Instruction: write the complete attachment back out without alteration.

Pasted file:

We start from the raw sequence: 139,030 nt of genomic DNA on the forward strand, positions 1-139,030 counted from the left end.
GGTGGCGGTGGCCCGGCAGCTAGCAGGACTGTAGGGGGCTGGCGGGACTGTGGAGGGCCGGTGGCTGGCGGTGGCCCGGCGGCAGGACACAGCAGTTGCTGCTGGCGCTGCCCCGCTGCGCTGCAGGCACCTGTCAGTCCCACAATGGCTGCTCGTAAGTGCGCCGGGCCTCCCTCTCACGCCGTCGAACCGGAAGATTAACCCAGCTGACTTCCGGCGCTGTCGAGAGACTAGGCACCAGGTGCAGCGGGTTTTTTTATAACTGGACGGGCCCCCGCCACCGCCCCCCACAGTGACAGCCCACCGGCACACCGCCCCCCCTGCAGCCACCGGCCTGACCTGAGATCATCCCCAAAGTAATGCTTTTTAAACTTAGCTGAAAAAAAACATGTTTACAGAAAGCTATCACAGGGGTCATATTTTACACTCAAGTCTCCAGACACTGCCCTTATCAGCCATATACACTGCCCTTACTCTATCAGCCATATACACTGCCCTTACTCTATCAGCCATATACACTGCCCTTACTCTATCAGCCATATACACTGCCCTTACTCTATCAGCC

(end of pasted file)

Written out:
We start from the raw sequence: 139,030 nt of genomic DNA on the forward strand, positions 1-139,030 counted from the left end.
GGTGGCGGTGGCCCGGCAGCTAGCAGGACTGTAGGGGGCTGGCGGGACTGTGGAGGGCCGGTGGCTGGCGGTGGCCCGGCGGCAGGACACAGCAGTTGCTGCTGGCGCTGCCCCGCTGCGCTGCAGGCACCTGTCAGTCCCACAATGGCTGCTCGTAAGTGCGCCGGGCCTCCCTCTCACGCCGTCGAACCGGAAGATTAACCCAGCTGACTTCCGGCGCTGTCGAGAGACTAGGCACCAGGTGCAGCGGGTTTTTTTATAACTGGACGGGCCCCCGCCACCGCCCCCCACAGTGACAGCCCACCGGCACACCGCCCCCCCTGCAGCCACCGGCCTGACCTGAGATCATCCCCAAAGTAATGCTTTTTAAACTTAGCTGAAAAAAAACATGTTTACAGAAAGCTATCACAGGGGTCATATTTTACACTCAAGTCTCCAGACACTGCCCTTATCAGCCATATACACTGCCCTTACTCTATCAGCCATATACACTGCCCTTACTCTATCAGCCATATACACTGCCCTTACTCTATCAGCCATATACACTGCCCTTACTCTATCAGCC